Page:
“We exist to create political power around the American involvement in moving toward a peaceful solution to the Israeli-Palestinian conflict,” Siegel said. “For a long time, there’s been a single narrative on how to address the ongoing conflict between Israel and the Palestinians, and for a long time in the Jewish community we couldn’t have a robust conversation about it. … It’s great that the Jewish community is starting to talk about it, but it’s even better that we’re starting to mobilize power in Congress to actually move towards the political will for the parameters for a two-state solution so we can get to a place where Israel exists in perpetuity as a peaceful, Jewish Democratic state.”

 

J Street’s executive director, Jeremy Ben-Ami, echoed Siegel’s words when he took the podium.

 

“Politically, we started a PAC in 2008 and endorsed 29 winning members of Congress,” he said. “Steve Cohen, the congressman from Tennessee, was the first person who accepted our endorsement, and he did a video for us. We were so happy that a member of Congress would accept our endorsement and agree to appear publicly on our website. Today, eight years later, we have now endorsed over half of the Democratic caucus in the U.S. House, and when we are done, we will have endorsed 20 sitting U.S. senators who take their seats in January 2017.”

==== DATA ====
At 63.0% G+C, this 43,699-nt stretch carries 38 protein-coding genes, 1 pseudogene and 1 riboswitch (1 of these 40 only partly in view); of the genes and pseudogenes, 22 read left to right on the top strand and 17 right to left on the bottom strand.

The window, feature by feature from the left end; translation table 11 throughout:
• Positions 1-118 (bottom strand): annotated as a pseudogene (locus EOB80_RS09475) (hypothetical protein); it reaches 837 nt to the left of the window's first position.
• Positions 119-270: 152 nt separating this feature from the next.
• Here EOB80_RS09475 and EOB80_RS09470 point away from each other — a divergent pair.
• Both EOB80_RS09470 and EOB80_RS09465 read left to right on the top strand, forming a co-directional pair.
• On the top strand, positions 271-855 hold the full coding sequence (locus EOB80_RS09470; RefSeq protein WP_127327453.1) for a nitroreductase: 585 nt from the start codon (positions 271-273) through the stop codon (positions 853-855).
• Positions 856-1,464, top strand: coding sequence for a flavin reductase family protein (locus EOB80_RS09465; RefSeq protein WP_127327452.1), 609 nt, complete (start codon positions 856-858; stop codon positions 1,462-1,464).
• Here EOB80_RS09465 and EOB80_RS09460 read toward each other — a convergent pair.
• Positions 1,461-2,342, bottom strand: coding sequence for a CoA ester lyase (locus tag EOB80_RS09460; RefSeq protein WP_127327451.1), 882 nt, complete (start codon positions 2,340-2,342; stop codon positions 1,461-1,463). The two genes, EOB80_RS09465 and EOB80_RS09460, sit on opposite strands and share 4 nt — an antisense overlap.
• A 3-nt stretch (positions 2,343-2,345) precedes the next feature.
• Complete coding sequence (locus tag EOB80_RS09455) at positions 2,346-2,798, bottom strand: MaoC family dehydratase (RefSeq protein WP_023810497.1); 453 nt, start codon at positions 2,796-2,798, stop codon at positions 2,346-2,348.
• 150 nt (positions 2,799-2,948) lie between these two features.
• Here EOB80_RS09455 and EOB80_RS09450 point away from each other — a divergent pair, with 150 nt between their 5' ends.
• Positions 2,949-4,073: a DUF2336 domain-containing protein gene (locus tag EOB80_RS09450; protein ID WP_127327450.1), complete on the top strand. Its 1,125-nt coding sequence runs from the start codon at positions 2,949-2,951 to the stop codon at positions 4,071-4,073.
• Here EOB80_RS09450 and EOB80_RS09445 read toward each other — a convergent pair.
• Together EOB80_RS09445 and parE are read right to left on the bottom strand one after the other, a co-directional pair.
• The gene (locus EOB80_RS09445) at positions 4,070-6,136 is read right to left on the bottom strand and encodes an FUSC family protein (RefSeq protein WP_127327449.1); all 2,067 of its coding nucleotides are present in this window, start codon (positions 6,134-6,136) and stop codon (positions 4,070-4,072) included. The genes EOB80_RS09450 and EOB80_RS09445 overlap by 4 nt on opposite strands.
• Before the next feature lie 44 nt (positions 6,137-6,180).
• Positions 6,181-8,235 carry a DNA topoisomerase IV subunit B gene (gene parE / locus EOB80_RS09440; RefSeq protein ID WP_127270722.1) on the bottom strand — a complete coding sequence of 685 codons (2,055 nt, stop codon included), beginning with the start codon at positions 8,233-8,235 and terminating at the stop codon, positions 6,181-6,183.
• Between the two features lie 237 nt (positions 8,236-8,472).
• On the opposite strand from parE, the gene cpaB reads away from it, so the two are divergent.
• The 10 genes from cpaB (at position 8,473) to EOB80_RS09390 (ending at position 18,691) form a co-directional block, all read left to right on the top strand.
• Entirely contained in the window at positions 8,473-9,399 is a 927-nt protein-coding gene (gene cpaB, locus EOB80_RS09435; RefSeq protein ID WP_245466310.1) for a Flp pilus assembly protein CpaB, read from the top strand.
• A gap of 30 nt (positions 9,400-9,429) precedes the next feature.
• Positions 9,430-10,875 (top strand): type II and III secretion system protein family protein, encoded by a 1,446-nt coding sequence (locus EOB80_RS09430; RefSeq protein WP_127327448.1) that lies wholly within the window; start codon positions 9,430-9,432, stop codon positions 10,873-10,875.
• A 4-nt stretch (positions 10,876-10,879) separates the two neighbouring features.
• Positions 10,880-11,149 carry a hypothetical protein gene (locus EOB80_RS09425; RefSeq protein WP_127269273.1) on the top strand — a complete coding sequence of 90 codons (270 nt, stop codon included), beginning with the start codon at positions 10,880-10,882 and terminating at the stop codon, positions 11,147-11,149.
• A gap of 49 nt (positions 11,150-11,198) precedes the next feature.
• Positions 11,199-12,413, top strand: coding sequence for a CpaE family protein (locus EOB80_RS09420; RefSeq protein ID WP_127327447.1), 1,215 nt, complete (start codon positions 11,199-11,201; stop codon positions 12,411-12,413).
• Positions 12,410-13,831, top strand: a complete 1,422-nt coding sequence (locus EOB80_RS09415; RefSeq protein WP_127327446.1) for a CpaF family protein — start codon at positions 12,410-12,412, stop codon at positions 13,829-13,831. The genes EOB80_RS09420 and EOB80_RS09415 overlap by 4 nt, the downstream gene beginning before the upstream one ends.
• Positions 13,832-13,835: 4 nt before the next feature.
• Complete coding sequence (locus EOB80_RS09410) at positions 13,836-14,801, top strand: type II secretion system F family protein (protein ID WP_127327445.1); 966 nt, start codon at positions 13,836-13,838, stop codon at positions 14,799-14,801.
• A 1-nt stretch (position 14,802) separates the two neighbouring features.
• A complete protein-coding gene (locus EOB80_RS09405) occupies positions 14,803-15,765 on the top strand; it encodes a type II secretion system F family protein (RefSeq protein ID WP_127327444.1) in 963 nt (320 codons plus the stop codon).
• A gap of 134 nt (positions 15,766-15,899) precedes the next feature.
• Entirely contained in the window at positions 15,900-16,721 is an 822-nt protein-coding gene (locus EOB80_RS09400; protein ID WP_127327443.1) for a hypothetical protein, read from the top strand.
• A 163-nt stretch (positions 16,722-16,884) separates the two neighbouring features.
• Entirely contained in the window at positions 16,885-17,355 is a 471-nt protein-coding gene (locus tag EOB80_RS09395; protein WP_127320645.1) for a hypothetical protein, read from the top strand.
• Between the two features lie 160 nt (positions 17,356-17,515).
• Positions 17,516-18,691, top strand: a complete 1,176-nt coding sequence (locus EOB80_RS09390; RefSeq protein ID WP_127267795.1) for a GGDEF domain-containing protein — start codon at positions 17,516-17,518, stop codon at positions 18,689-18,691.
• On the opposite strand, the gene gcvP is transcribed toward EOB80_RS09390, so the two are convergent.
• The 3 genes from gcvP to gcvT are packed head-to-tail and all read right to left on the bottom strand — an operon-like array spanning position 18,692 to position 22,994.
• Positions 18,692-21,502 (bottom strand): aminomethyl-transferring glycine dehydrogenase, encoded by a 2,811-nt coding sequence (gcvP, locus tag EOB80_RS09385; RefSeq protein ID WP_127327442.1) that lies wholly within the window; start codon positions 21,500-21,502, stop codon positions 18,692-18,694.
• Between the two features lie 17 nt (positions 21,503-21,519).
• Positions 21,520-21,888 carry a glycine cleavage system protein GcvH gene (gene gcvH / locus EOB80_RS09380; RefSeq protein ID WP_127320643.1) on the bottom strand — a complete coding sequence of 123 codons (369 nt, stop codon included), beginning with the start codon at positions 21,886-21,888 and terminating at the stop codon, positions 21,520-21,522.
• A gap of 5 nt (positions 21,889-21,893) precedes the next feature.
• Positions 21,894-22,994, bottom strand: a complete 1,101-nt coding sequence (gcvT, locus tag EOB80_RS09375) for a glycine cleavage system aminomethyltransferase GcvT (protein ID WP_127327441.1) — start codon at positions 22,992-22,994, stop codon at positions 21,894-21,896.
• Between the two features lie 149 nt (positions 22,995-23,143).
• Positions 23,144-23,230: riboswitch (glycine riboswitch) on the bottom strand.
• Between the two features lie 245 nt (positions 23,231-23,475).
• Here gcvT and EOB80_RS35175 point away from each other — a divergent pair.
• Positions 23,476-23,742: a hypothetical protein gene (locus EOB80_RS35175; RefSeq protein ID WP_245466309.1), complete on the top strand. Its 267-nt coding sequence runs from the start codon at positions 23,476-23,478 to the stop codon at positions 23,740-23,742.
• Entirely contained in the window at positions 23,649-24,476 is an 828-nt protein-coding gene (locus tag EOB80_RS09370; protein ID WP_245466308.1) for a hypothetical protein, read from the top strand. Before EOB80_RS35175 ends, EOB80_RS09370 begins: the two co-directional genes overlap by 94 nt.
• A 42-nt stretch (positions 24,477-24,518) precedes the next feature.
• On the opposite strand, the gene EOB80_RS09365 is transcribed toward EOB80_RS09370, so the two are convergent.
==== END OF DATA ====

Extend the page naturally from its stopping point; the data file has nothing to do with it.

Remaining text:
Ben-Ami had high praise for legislators who made the Iran deal — which he characterized as “the most significant nuclear nonproliferation agreement that has ever been entered into” — a reality.

 

“Many members of the U.S. House and of the Senate took what they consider and what we consider to be a politically bold and courageous step in stepping forward and doing the right thing,” he said, “in saying they support the Iran deal because it is in the best interests of the United States, the best interests of the state of Israel and of the other allies in the region.”

 

Ben-Ami predicted that those who voted for the Iran deal would win reelection, while those who fought against it would fail.